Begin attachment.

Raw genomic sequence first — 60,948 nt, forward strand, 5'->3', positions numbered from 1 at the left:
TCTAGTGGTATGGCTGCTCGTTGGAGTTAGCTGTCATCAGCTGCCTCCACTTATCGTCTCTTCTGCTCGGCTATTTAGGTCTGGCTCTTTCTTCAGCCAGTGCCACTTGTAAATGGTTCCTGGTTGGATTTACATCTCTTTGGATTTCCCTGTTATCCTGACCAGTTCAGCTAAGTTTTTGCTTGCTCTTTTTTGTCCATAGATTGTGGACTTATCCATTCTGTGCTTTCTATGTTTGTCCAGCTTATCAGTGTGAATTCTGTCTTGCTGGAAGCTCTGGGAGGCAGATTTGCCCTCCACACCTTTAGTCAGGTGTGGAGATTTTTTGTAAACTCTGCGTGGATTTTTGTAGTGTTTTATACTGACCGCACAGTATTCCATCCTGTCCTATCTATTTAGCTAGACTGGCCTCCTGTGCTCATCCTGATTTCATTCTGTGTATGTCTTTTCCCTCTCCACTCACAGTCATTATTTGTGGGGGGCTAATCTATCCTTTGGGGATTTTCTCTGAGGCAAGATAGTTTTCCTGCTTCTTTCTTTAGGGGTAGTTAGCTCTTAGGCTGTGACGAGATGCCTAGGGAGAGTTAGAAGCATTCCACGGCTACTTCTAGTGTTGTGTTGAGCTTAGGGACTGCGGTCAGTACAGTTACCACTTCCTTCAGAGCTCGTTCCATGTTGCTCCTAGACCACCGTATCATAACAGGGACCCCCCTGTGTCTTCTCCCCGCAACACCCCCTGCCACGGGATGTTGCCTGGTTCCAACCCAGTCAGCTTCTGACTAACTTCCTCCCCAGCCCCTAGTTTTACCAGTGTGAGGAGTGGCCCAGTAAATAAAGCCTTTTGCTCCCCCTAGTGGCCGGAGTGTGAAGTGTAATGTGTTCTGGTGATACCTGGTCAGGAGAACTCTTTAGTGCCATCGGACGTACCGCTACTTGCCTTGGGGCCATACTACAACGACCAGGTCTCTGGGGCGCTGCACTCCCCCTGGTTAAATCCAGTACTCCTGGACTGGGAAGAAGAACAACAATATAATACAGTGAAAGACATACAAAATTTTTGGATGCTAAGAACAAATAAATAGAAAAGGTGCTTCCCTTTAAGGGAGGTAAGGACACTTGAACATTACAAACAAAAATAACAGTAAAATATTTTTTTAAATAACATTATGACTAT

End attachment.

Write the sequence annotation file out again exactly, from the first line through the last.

Raw genomic sequence first — 60,948 nt, forward strand, 5'->3', positions numbered from 1 at the left:
TCTAGTGGTATGGCTGCTCGTTGGAGTTAGCTGTCATCAGCTGCCTCCACTTATCGTCTCTTCTGCTCGGCTATTTAGGTCTGGCTCTTTCTTCAGCCAGTGCCACTTGTAAATGGTTCCTGGTTGGATTTACATCTCTTTGGATTTCCCTGTTATCCTGACCAGTTCAGCTAAGTTTTTGCTTGCTCTTTTTTGTCCATAGATTGTGGACTTATCCATTCTGTGCTTTCTATGTTTGTCCAGCTTATCAGTGTGAATTCTGTCTTGCTGGAAGCTCTGGGAGGCAGATTTGCCCTCCACACCTTTAGTCAGGTGTGGAGATTTTTTGTAAACTCTGCGTGGATTTTTGTAGTGTTTTATACTGACCGCACAGTATTCCATCCTGTCCTATCTATTTAGCTAGACTGGCCTCCTGTGCTCATCCTGATTTCATTCTGTGTATGTCTTTTCCCTCTCCACTCACAGTCATTATTTGTGGGGGGCTAATCTATCCTTTGGGGATTTTCTCTGAGGCAAGATAGTTTTCCTGCTTCTTTCTTTAGGGGTAGTTAGCTCTTAGGCTGTGACGAGATGCCTAGGGAGAGTTAGAAGCATTCCACGGCTACTTCTAGTGTTGTGTTGAGCTTAGGGACTGCGGTCAGTACAGTTACCACTTCCTTCAGAGCTCGTTCCATGTTGCTCCTAGACCACCGTATCATAACAGGGACCCCCCTGTGTCTTCTCCCCGCAACACCCCCTGCCACGGGATGTTGCCTGGTTCCAACCCAGTCAGCTTCTGACTAACTTCCTCCCCAGCCCCTAGTTTTACCAGTGTGAGGAGTGGCCCAGTAAATAAAGCCTTTTGCTCCCCCTAGTGGCCGGAGTGTGAAGTGTAATGTGTTCTGGTGATACCTGGTCAGGAGAACTCTTTAGTGCCATCGGACGTACCGCTACTTGCCTTGGGGCCATACTACAACGACCAGGTCTCTGGGGCGCTGCACTCCCCCTGGTTAAATCCAGTACTCCTGGACTGGGAAGAAGAACAACAATATAATACAGTGAAAGACATACAAAATTTTTGGATGCTAAGAACAAATAAATAGAAAAGGTGCTTCCCTTTAAGGGAGGTAAGGACACTTGAACATTACAAACAAAAATAACAGTAAAATATTTTTTTAAATAACATTATGACTAT